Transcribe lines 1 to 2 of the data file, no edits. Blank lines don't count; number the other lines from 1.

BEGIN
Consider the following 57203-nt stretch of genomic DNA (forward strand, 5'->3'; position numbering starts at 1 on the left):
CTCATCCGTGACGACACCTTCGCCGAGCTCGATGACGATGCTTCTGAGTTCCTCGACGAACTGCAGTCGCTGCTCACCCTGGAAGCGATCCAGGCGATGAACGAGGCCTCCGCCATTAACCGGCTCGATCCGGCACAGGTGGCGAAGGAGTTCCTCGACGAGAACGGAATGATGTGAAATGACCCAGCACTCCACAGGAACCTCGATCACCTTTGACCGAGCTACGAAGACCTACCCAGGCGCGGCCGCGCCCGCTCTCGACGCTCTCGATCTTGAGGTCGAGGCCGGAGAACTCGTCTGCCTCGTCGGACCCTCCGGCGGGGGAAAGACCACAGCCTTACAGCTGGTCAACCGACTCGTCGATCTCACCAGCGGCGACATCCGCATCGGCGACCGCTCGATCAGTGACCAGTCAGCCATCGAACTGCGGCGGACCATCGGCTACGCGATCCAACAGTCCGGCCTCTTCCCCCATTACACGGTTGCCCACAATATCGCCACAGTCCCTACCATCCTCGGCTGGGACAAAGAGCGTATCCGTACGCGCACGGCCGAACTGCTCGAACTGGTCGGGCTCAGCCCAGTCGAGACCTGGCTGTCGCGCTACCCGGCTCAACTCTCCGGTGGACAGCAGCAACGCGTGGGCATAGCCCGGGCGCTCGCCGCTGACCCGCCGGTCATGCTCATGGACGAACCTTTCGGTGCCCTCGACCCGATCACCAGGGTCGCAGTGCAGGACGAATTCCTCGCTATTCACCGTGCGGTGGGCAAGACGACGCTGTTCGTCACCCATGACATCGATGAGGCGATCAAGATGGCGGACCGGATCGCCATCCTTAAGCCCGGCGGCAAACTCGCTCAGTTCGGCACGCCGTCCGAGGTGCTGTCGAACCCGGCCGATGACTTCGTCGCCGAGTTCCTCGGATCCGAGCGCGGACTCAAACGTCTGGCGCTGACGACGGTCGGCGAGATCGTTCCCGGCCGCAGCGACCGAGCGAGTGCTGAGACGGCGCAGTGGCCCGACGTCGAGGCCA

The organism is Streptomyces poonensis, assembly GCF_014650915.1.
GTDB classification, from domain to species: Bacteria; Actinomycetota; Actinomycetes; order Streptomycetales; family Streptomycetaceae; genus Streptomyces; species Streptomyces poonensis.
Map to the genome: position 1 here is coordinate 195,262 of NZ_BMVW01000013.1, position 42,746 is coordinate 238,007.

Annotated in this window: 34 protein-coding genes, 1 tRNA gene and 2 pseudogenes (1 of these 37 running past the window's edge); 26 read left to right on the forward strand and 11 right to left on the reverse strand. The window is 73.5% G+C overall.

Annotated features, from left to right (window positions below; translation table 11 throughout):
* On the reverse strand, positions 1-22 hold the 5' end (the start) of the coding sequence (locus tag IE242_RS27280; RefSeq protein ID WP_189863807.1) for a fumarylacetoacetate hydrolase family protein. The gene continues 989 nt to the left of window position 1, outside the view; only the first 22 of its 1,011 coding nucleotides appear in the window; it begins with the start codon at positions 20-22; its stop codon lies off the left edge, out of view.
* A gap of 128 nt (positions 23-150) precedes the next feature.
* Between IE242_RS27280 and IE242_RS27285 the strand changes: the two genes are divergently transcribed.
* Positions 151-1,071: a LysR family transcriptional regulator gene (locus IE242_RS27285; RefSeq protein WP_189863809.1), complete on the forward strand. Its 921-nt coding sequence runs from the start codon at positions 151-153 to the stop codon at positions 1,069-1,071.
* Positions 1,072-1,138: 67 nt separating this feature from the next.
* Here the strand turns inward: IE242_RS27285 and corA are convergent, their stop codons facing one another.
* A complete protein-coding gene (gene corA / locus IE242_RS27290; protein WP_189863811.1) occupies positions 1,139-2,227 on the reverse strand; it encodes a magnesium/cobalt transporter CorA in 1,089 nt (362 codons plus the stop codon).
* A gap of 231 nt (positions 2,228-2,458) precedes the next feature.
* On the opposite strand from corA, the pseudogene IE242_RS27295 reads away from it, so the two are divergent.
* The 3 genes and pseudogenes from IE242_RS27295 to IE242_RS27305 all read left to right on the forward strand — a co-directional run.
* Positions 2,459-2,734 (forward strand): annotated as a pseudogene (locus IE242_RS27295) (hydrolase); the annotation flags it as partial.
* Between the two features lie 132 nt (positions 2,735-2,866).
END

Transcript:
Consider the following 57203-nt stretch of genomic DNA (forward strand, 5'->3'; position numbering starts at 1 on the left):
CTCATCCGTGACGACACCTTCGCCGAGCTCGATGACGATGCTTCTGAGTTCCTCGACGAACTGCAGTCGCTGCTCACCCTGGAAGCGATCCAGGCGATGAACGAGGCCTCCGCCATTAACCGGCTCGATCCGGCACAGGTGGCGAAGGAGTTCCTCGACGAGAACGGAATGATGTGAAATGACCCAGCACTCCACAGGAACCTCGATCACCTTTGACCGAGCTACGAAGACCTACCCAGGCGCGGCCGCGCCCGCTCTCGACGCTCTCGATCTTGAGGTCGAGGCCGGAGAACTCGTCTGCCTCGTCGGACCCTCCGGCGGGGGAAAGACCACAGCCTTACAGCTGGTCAACCGACTCGTCGATCTCACCAGCGGCGACATCCGCATCGGCGACCGCTCGATCAGTGACCAGTCAGCCATCGAACTGCGGCGGACCATCGGCTACGCGATCCAACAGTCCGGCCTCTTCCCCCATTACACGGTTGCCCACAATATCGCCACAGTCCCTACCATCCTCGGCTGGGACAAAGAGCGTATCCGTACGCGCACGGCCGAACTGCTCGAACTGGTCGGGCTCAGCCCAGTCGAGACCTGGCTGTCGCGCTACCCGGCTCAACTCTCCGGTGGACAGCAGCAACGCGTGGGCATAGCCCGGGCGCTCGCCGCTGACCCGCCGGTCATGCTCATGGACGAACCTTTCGGTGCCCTCGACCCGATCACCAGGGTCGCAGTGCAGGACGAATTCCTCGCTATTCACCGTGCGGTGGGCAAGACGACGCTGTTCGTCACCCATGACATCGATGAGGCGATCAAGATGGCGGACCGGATCGCCATCCTTAAGCCCGGCGGCAAACTCGCTCAGTTCGGCACGCCGTCCGAGGTGCTGTCGAACCCGGCCGATGACTTCGTCGCCGAGTTCCTCGGATCCGAGCGCGGACTCAAACGTCTGGCGCTGACGACGGTCGGCGAGATCGTTCCCGGCCGCAGCGACCGAGCGAGTGCTGAGACGGCGCAGTGGCCCGACGTCGAGGCCA